The social costs of proliferating charter schools 

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The emphasis on charter schools has had the unintended consequence of increasing the segregation that was already undermining the school system.  

In the years since the 1954 Brown v. Board of Education decision overturned de jure school segregation, civil rights legislation and legal decisions have helped to increase the access of minority groups to integrated communities and schools, to higher education, to labor markets, and to substantial participation in the nation’s political and civic life.   

Since the turn of the century, federal education policies have favored the expansion of charter schools. It is perhaps understandable, given current inequities, that an alternative to traditional districts and schools might seem attractive. However, the fundamental problems have not been mitigated as charter schools have proliferated. Instead, the emphasis on charter schools has had the unintended consequence of increasing the segregation that was already undermining the school system.  

A wide range of research shows the impact of charter schools on segregation by race, ethnicity, income, disability, language, culture, or religion — or a combination of these variables. As troublesome as this is, it is only one manifestation of a broader problem: Low-income, minority students are often treated differently — indeed, segregated — in ways that go beyond the lack of student diversity. Charter schools have exacerbated this segregation, which plays out in different situations and in different ways.  

In some charter schools, students’ civil rights and other legal protections are compromised in the absence of a centralized system with the organizational capacity and resources to support them. 

In addition, large numbers of low-income and minority students are in districts where the competition between charter and traditional schools has led to resource constraints and inequalities over and above those already existing. These constraints are compounded by the fact that charter schools have more leverage than traditional public schools in determining which students enroll and are permitted to remain in the school. The competition between one set of schools that can shape its student body and another responsible for serving all students comes at a cost as traditional schools are weakened by budget losses at the same time they are responsible for educating increasing proportions of students with the greatest needs.  

These trends have resulted in two types of school systems — one for low-income, minority students in high-poverty districts and the other for everyone else. But some states have gone even further and created “achievement” districts, operated primarily by charter schools, which group schools with low test scores into one district, regardless of their geographic proximity. Because of the strong correlation between poverty and low achievement, high-poverty students are further segregated by being assigned to these separate districts.  

Many charter school students in high-poverty urban districts attend schools that use disciplinary or instructional techniques that are quite different from those used in districts that serve the rest of the student population. As a result, these students — largely low-income and minority — are segregated by education program as well as by race and ethnicity.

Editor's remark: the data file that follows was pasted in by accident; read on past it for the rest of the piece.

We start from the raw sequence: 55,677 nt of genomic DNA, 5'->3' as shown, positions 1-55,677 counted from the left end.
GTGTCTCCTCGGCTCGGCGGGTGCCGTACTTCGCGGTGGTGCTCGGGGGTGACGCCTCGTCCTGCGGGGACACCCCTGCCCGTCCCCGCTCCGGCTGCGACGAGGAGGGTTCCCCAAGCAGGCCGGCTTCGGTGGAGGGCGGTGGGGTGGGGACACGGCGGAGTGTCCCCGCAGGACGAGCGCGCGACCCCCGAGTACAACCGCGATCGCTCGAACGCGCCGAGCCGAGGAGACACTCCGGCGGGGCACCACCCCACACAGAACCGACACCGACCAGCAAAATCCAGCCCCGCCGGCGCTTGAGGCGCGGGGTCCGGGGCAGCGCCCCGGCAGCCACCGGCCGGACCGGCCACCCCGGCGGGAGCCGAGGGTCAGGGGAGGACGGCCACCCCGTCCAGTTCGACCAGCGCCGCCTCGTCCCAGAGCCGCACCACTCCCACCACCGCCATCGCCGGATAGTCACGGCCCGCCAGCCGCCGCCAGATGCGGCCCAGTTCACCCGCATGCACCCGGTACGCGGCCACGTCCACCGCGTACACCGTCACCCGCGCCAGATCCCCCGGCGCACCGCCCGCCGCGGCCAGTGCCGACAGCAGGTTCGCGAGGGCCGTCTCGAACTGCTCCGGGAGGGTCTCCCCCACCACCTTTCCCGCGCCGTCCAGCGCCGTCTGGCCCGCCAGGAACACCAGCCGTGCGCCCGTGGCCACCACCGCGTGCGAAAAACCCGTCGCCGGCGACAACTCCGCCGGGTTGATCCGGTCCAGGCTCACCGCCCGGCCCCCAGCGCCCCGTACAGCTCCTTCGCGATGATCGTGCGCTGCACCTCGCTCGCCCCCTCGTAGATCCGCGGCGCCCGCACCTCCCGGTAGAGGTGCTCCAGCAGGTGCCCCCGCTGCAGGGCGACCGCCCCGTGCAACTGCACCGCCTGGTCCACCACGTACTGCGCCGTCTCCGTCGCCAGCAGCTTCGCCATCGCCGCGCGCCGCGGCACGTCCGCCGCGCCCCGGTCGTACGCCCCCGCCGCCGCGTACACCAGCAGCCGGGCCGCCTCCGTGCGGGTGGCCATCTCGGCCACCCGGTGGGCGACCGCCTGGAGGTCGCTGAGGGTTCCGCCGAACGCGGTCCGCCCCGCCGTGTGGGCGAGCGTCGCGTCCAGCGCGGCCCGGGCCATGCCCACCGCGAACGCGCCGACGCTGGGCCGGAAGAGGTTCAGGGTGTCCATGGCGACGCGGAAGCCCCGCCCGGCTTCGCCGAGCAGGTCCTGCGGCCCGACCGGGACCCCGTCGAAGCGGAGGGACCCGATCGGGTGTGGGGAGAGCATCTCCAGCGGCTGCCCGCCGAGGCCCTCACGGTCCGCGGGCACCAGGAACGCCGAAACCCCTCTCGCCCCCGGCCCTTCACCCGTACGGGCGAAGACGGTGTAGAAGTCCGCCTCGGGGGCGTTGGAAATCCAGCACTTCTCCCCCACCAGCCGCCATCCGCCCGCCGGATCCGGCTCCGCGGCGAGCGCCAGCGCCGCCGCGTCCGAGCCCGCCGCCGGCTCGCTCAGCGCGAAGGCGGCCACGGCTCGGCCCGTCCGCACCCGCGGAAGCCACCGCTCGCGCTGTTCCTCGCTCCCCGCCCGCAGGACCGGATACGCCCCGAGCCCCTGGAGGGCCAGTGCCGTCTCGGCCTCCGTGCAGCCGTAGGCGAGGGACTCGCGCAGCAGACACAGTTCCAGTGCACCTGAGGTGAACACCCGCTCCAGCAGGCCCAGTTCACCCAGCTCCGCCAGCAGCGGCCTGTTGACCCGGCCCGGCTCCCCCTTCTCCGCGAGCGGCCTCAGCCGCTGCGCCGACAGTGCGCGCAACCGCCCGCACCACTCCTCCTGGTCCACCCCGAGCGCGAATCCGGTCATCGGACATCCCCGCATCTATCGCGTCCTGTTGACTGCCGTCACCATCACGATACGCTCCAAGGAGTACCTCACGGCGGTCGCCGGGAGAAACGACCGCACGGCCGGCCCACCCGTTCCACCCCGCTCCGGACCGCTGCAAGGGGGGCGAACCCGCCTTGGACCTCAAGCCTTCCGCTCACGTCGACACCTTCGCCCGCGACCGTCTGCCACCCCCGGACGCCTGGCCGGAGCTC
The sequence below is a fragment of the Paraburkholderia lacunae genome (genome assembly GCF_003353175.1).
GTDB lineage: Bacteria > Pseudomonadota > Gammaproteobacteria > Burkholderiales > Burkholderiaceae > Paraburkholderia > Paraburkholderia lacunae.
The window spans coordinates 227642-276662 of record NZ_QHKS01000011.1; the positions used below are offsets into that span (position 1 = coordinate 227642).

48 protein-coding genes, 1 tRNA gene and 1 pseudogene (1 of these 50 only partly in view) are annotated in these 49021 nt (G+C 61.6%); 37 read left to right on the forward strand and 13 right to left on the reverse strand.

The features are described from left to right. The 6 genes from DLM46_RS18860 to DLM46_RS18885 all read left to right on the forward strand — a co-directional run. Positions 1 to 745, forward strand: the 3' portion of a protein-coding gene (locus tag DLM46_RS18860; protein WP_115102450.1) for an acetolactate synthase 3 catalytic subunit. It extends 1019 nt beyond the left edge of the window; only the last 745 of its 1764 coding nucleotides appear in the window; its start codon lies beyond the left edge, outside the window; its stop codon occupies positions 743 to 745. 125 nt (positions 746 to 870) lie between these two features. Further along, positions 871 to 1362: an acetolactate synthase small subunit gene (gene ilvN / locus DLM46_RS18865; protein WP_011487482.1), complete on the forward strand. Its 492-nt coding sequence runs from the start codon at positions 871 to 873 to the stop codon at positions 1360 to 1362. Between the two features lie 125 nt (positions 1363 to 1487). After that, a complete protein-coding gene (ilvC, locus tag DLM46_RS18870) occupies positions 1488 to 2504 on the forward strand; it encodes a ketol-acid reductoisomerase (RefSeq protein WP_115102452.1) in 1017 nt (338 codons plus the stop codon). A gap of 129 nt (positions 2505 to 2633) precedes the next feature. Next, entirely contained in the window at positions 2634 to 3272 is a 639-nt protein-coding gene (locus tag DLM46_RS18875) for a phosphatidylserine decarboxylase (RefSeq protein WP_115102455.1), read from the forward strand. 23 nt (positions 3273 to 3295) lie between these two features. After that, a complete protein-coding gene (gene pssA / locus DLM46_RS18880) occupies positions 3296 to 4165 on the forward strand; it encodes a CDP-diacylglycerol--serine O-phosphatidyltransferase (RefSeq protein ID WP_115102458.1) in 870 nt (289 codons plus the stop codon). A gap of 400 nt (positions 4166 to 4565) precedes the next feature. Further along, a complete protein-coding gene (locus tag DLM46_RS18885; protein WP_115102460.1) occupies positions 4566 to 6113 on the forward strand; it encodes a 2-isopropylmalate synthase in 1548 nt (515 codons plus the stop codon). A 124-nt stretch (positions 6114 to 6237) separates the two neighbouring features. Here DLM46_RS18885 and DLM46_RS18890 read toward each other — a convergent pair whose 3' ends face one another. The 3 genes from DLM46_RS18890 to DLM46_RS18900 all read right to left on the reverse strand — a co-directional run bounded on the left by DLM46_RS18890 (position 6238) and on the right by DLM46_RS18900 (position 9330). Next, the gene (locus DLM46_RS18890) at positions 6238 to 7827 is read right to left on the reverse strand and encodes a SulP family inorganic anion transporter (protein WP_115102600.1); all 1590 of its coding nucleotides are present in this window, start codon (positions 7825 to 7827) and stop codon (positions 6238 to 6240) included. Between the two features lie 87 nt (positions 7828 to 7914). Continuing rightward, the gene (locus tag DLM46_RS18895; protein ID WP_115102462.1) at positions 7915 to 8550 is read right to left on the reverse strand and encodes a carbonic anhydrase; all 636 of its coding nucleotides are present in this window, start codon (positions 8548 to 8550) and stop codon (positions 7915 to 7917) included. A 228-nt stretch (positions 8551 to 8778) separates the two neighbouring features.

In districts that are racially and ethnically diverse, the availability of charter schools may make it more difficult to integrate schools as students leave traditional public schools for the less integrated charter schools. As a result, transfers to charter schools function in much the same way as transfers to private schools, but with an important difference — charter schools are a tuition-free option.  

In an education system as complex and varied as the U.S. system, there are exceptions. Charter schools are sometimes more diverse than traditional public schools, and some charter schools have education programs similar to those found in typical public or private schools or programs that could be readily applied in those settings. Excellent charter schools exist, as do excellent traditional public schools. However, research is clear on two points: Charter schools vary widely in student achievement — some higher, some lower, and many the same as traditional public schools. And charter schools generally exacerbate segregation.  

These are important considerations to bear in mind. In the search for a silver bullet to “fix” the problems of American schools, it is important that we do not implement policies that risk further segregating both schools and students.   

NOTE: This article was previously published in the Fall 2018 Division L Newsletter of the American Educational Research Association. It draws largely on key themes described in Choosing Charters: Better Schools or More Segregation? edited by Iris C. Rotberg and Joshua L. Glazer (Teachers College Press, 2018). 

Citation: Rotberg, I.C. (2019). Backtalk: The social costs of proliferating charter schools. Phi Delta Kappan, 100 (7), 80. 

 

IRIS C. ROTBERG (irotberg@gwu.edu) is a research professor of education policy in the Graduate School of Education and Human Development at George Washington University, Washington, D.C.

One Comment

  • Stephen Anderson

    Couldn’t agree more. Check out Putnam’s book, Our Kids. Another concern is the segregation based upon special education enrollment which is a huge cost. I propose the 5% rule- if a charter schools enrollment either by ethnic/racial or special education populations deviate by more than 5% of the surrounding neighborhood public schools, they need to return that percentage difference to the public schools in terms of state aid.

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